13- “My observation over the last twenty years has been that all effective leaders have a vision of what they must accomplish. That vision becomes the energy behind every effort and the force that pushes through all the problems. With vision, the leader is on a mission and a contagious spirit is felt among the crowd until others begin to rise alongside the leader. Unity is essential for the dream to be realized. Long hours of labor are given gladly to accomplish the goal. Individual rights are set aside because the whole is much more important than the part. Time flies. morale soars upward, heroic stories are told, and commitment is the watchword. Why? Because the leader has a vision!”

14- “The process for developing personal discipline…Start WITH YOURSELF…Start early…Start small…Start now…Organize your life…Welcome responsibility…Accept accountability…Develop Integrity…Pay now, play later…Become character driven instead of emotion driven.”

Regards,

Omar Halabieh

Developing the Leader Within You

On You Can Negotiate Anything

I recently read You Can Negotiate Anything by Herb Cohen.

As the title indicates, this book is about negotiation, which the author defines as: “What is negotiation? It is the use of information and power to affect behavior within a “web of tension.” If you think about this broad definition, you’ll realize that you do, in fact, negotiate all the time both on your job and in your personal life.” Herb then summarizes the three pillars of negotiation, the main premise of the book: “In every negotiation in which you’re involved—in every negotiation in which I’m involved—in fact, in every negotiation in the world (from a diplomatic geopolitical negotiation to the purchase of a home)—three crucial elements are always present: 1. Information. The other side seems to know more about you and your needs than you know about them and their needs. 2. Time. The other side doesn’t seem to be under the same kind of organizational pressure, tune constraints, and restrictive deadlines you feel you’re under. 3. Power. The other side always seems to have more power and authority than you think you have.”

Below are key excerpts from the book that I found particularly insightful:

1- “Within reason, you can get whatever you want if you’re aware of our options, if you test your assumptions, if you take shrewdly calculated risks based on solid information, and if you believe you have power. ”

2- “You have more power sources at your fingertips than you realize! 1. The power of competition…2. The power of legitimacy. Legitimacy can be questioned and challenged. Use the power of legitimacy when it’s advantageous for you to do so and challenge that power when ifs advantageous for you to do so…3. The power of risk taking You must be willing to take risks while negotiating. Risk taking involves mixing courage with common sense…4. The power of commitment…By syndicating your risk you put yourself in a position to exploit the favorable opportunity because the risk is only moderate for you…5. The power of expertise…Establish your background and credentials early in he confrontation. If you do, your statements may not even t challenged. In other words, cash in on the fact that in complicated negotiations, participants often lack specialized knowledge of certain aspects of the matter being discussed…6. The power of the knowledge of “needs” for: for: 1. The specific issues and demands, which are stated openly. 2. The real needs of the other side, which are rarely verbalized…7. The power of investment…My point is this: If you have something difficult to negotiate—an emotional issue, or a concrete item that can be stated numerically, such as price, cost, interest rate, or salary-cope with it at the end of a negotiation, after the other side has made a hefty expenditure of energy and a substantial time investment…8. The power of rewarding or punishing…If I’m aware of your perceptions and needs, and if I know you think I have power over you, I can control your behavior…9. The power of identification…You will maximize your negotiating ability if you get others to identify with you…10. The power of morality…11. The power of precedent…12. The power of persistence…Persistence is to power what carbon is to steel. By gnawing through a dike long enough even a rat can drown a nation. Most people aren’t persistent enough when negotiating…13. The power of persuasive capacity…even if you present me with overwhelming evidence that I understand, should the conclusion depress me, I will remain unconvinced. Your facts and logic may be unassailable, but their acceptance will not meet my existing needs and desires…14. The power of attitude…Try to regard all encounters and situations, including your job, as a game, as the world of illusion. Pull back a little and enjoy it all.”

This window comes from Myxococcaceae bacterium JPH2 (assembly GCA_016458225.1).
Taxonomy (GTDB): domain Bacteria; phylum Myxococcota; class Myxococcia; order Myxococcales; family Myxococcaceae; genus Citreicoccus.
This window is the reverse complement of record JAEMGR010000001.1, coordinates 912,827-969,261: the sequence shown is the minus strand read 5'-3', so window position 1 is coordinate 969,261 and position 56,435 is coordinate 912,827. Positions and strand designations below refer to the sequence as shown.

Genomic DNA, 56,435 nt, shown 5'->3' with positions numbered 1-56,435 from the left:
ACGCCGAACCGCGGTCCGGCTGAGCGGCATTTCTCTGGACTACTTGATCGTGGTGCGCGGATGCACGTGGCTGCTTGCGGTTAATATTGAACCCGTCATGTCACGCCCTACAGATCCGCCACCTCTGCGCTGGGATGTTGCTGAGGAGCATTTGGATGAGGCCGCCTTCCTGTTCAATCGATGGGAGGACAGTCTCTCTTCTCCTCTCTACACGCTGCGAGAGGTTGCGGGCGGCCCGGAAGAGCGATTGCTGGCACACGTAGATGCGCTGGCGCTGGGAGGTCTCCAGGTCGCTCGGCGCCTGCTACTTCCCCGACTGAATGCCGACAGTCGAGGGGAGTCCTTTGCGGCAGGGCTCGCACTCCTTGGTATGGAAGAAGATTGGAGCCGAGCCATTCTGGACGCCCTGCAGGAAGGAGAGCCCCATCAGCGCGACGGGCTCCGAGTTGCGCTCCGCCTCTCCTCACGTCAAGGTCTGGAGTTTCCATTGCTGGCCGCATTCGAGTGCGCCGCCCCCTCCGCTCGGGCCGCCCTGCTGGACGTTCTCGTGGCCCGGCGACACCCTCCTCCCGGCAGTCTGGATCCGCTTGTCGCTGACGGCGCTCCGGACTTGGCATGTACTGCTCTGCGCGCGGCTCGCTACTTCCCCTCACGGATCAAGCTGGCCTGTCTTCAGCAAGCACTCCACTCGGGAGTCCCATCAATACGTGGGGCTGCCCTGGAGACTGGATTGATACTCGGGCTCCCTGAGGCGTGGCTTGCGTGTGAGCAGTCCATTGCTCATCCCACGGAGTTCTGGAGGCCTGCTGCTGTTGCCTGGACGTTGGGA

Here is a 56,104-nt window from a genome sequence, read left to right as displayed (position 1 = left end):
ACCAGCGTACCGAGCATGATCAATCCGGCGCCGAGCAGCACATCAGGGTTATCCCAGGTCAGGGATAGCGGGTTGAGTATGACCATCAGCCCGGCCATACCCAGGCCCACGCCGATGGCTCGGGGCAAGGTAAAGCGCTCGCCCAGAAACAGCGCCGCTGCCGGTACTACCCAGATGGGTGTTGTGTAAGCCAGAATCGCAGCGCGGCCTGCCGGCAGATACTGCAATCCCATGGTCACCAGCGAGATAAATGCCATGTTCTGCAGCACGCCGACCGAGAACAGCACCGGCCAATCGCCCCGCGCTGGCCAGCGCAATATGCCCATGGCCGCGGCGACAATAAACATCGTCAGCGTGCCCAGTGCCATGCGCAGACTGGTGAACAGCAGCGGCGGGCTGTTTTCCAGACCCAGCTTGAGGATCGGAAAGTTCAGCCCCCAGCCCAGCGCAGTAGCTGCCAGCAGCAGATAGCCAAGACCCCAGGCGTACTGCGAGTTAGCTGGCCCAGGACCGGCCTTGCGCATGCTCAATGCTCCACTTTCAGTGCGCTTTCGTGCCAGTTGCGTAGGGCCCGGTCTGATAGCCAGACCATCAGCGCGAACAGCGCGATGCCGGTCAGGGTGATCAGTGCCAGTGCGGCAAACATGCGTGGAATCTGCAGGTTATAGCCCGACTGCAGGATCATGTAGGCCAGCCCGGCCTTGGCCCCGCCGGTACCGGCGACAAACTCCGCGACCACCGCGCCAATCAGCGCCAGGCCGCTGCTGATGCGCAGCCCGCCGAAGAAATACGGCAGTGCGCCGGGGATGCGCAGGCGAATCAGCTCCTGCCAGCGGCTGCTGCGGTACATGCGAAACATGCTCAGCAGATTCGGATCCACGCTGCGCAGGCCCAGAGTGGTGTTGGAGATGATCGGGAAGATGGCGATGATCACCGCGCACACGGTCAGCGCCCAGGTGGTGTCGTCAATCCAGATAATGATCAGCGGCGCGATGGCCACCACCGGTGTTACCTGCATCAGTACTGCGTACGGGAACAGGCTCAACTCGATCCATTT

3- “1. Since most concession behavior and settlements will occur at or even beyond the deadline, be patient. True strength often calls for the ability to sustain the tension without flight or fight. Learn to keep your automatic defense responses under control. Remain calm but keep alert for the favorable moment to act. As a general rule, patience pays. It may be that the thing 5 do, when you do not know what to do, is to do nothing. 2. In an adversary negotiation your best strategy is not to reveal your real deadline to the other side. Always keep in mind that since deadlines are the product of a negotiation they are more flexible than most people realize. the benefits and detriments that will ensue as you approach, or go beyond, the brink.3. The “other side,” cool and serene as they may appear. always have a deadline. Most often, the tranquility they display outwardly masks a great deal of stress and pressure. 4. Precipitous action should be taken only when ifs guaranteed to be to your advantage. Generally speaking you cannot achieve the best outcome quickly; you can achieve it only slowly and perseveringly. Very often as you approach the deadline a shift of power will occur, presenting a creative solution or even a turnaround by the other side. The people may not change, but with the passage of tune, circumstances do.”